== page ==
Preble is part of the 22nd congressional district which stretches from rom the east end of Lake Ontario through Central New York to the Pennsylvania border, including Utica, Rome and Binghamton. Our representative, Anthony Brindisi, has offices in Utica and Binghamton.
To better reach his constituent, Congressman Brindisi sends his staff though the district to conduct office hours. Mr. Harris Weiss will be at the Preble Town Hall on Wednesday, October 25th from 10 a.m. until noon to respond to any constituent inquiries or concerns.
If you are interested in discussing anything with Congressman Brindisi’s office be sure to stop by the Preble Town Hall and meet with Mr. Weiss.
The Town of Preble will honor Ann Henderson on Tuesday, August 6th at 5:00 p.m. at the Preble Park with a brief ceremony followed with stories and anecdotes from friends and family. The event will be immediately followed by a concert featuring the Cortland Old Timers Band. All are welcome to bring a picnic dinner and enjoy the music.
Ann Henderson was not only the Town Historian from 1999-2018, she made history. She was elected as the first female town supervisor in 1979. She served for two terms before stepping down.
As historian her interests included:
- Missing grave markers of revolutionary war veterans in the Mt. Toppin Cemetery
- Historical markers
- Preble Genealogy
- General Preble history
She regularly hosted a tour or our town cemeteries and she presented the town history at a Cortland County Historical Society Lunch and Learn session titled Preble Through the Years published on YouTube.
Ann has been a member of several civic organizations, including:
- CC Genealogy Society
- Preble Home Demonstration Unit
- Preble's 200 year celebration
- Preble Congregational Church
- Cortland County Republican Club
In addition to operating a dairy farm with her husband Darryll and their four children, Jean, John, James and Julie, Ann worked at Song Mt. and the Little York. Post Office.
Our county legislator, Don Boyden, has raised the warning at several town board meetings about the losses being generated by the Cortland County Recycling Center.
One of the key drivers of these losses is the improper recycling at home. If county residents send the wrong materials, then extra work is involved for additional removing or sorting, thus increasing the cost. Or worse yet, the materials are deemed “contaminated” because of a mix of good and bad materials and a whole batch ends up at the landfill.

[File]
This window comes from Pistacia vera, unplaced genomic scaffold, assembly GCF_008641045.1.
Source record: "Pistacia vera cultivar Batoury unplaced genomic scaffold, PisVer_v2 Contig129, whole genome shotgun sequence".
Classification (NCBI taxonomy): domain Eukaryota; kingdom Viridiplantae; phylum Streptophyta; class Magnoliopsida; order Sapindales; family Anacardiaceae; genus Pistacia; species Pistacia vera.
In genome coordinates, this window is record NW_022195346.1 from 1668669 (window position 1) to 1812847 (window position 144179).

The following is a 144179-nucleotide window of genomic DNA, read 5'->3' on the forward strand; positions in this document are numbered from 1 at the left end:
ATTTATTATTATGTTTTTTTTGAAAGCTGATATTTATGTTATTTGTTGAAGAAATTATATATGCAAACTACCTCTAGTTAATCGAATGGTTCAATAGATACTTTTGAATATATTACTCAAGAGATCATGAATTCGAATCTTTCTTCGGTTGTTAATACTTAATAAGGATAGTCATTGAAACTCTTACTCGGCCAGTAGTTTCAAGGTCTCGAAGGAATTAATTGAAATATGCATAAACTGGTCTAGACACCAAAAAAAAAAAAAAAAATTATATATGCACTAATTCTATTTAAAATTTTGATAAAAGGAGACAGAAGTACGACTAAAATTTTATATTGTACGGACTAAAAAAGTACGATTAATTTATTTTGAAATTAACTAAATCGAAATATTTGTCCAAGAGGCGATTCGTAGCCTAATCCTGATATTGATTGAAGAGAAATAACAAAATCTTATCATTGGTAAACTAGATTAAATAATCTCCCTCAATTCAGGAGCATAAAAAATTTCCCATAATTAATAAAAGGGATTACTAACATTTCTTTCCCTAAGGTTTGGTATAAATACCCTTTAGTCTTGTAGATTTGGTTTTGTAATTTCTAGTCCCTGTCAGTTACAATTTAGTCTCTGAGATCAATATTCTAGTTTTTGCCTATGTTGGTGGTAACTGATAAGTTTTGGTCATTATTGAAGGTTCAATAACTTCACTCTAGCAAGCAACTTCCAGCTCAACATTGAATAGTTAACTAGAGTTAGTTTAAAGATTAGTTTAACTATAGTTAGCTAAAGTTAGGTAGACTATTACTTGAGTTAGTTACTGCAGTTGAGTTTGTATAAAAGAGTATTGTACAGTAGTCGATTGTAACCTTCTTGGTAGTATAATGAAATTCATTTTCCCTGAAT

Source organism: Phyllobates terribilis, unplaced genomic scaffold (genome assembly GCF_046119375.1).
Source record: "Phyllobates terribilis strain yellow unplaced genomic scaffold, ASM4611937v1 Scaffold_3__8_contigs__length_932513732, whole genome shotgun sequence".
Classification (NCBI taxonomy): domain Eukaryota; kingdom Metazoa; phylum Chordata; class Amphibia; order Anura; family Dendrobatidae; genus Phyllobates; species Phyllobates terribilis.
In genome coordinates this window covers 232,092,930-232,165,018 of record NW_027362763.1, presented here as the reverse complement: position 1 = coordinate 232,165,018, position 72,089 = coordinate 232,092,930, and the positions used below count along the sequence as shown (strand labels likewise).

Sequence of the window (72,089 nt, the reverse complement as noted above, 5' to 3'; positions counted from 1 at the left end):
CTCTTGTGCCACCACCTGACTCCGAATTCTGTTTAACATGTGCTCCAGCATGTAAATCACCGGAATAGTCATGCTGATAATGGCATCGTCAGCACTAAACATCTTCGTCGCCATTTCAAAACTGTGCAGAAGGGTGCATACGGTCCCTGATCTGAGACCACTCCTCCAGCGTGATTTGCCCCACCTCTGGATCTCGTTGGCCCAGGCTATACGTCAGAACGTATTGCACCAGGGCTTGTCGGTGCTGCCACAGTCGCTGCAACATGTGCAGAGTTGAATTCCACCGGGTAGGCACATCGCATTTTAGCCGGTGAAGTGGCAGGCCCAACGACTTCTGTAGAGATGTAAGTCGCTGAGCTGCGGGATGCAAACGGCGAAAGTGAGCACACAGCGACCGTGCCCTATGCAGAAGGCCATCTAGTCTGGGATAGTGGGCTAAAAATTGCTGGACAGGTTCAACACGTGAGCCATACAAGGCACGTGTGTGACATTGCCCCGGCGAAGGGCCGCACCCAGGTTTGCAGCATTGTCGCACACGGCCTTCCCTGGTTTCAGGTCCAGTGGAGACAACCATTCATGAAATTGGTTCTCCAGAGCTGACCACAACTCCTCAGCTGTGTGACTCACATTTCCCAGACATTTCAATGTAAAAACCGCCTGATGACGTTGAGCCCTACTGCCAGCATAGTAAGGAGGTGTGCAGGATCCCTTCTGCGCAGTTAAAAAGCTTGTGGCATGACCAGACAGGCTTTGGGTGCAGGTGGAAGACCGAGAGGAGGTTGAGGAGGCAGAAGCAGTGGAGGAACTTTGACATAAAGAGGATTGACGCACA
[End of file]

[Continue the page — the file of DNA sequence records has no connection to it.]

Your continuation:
You can do your part to help keep our taxes down by recycling wisely. Please see the available chart to help determine which materials get recycled and which ones don’t. You can download and print a copy of this chart from the town website: https://www.preble-ny.org/index.php/recycling.
The original house on our farm by the railroad tracks on Preble Rd. burned in December 1924. It was replaced by a house built from a Sears Roebuck kit. Grant and Elizabeth Woolston, who resided in New York City and were the owners of the farm at the time, ordered a kit from Sears Roebuck. Th ey were in the process of selling the farm and had actually put together albums of the farm as a selling tool when the original house burned down. The house they had built aft er the fi re was from the 1925 Honor Bilt Modern Homes catalog and was a bungalow named “The Sheridan.” Each home came with detailed instructions; each piece of lumber was stamped and pre-cut, so oft en family members and friends would help construct the home similar to a barn raising. Bill’s mother and father, Wally and Hilda Wright, were the fi rst ones to live in the house. Th ey worked on the farm for several years in a tenantshare agreement with the Woolstons and the deed from the Woolstons to his parents was recorded in April of 1936. Bill’s brother Paul, sister Marilyn, and brother Don were all born in the house. Bill was the youngest sibling and was the only one born in the hospital. After high school Bill worked for his father for several years before we purchased the farm from his parents. Sears Roebuck was in the business of mail-order house kits from 1908 until 1940. These houses were known as mill-cut houses, pre-cut houses, ready-cut houses, mail order houses or catalog homes. The kits included all materials needed to build a house except the foundation and were primarily shipped by railroad.
Our fall work of getting trucks ready for winter and putting summer equipment away is in full swing. Also the sand/salt mix for use this coming winter is being hauled in. The weather this summer presented some very unique problems. In May, high winds caused dozens of trees to fall. It took over two weeks to clean all that up. Before that was completed the heavy rains in May and June caused multiple ditch erosion problems. Thankfully, a late summer run of good weather helped us get back on track.